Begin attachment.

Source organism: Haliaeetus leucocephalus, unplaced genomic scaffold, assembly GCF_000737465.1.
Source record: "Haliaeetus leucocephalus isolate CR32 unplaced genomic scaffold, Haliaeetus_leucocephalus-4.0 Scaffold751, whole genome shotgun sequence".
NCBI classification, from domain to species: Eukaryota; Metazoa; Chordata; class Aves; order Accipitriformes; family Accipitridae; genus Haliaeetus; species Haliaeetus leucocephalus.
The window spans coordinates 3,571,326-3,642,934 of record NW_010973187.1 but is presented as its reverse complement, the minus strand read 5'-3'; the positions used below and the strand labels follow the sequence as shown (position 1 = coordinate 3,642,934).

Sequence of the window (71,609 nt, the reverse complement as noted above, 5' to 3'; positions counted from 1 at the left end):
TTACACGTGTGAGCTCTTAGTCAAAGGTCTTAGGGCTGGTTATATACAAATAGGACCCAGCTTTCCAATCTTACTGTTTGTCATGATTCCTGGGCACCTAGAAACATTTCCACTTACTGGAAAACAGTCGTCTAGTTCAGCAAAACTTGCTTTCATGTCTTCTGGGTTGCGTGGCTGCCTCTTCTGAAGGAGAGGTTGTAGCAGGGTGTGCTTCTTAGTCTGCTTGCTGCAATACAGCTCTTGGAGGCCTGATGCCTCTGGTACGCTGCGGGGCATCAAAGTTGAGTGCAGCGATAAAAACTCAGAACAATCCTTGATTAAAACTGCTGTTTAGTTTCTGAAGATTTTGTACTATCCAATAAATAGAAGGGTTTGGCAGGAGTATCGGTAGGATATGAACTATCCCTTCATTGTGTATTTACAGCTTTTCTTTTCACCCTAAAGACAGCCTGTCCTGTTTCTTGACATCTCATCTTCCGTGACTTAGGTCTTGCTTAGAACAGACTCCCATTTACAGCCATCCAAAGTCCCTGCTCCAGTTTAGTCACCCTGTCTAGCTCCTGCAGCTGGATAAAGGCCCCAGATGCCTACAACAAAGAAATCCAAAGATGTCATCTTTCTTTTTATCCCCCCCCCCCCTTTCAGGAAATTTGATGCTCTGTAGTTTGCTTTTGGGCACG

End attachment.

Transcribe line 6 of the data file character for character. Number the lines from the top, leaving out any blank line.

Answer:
TTACACGTGTGAGCTCTTAGTCAAAGGTCTTAGGGCTGGTTATATACAAATAGGACCCAGCTTTCCAATCTTACTGTTTGTCATGATTCCTGGGCACCTAGAAACATTTCCACTTACTGGAAAACAGTCGTCTAGTTCAGCAAAACTTGCTTTCATGTCTTCTGGGTTGCGTGGCTGCCTCTTCTGAAGGAGAGGTTGTAGCAGGGTGTGCTTCTTAGTCTGCTTGCTGCAATACAGCTCTTGGAGGCCTGATGCCTCTGGTACGCTGCGGGGCATCAAAGTTGAGTGCAGCGATAAAAACTCAGAACAATCCTTGATTAAAACTGCTGTTTAGTTTCTGAAGATTTTGTACTATCCAATAAATAGAAGGGTTTGGCAGGAGTATCGGTAGGATATGAACTATCCCTTCATTGTGTATTTACAGCTTTTCTTTTCACCCTAAAGACAGCCTGTCCTGTTTCTTGACATCTCATCTTCCGTGACTTAGGTCTTGCTTAGAACAGACTCCCATTTACAGCCATCCAAAGTCCCTGCTCCAGTTTAGTCACCCTGTCTAGCTCCTGCAGCTGGATAAAGGCCCCAGATGCCTACAACAAAGAAATCCAAAGATGTCATCTTTCTTTTTATCCCCCCCCCCCCTTTCAGGAAATTTGATGCTCTGTAGTTTGCTTTTGGGCACG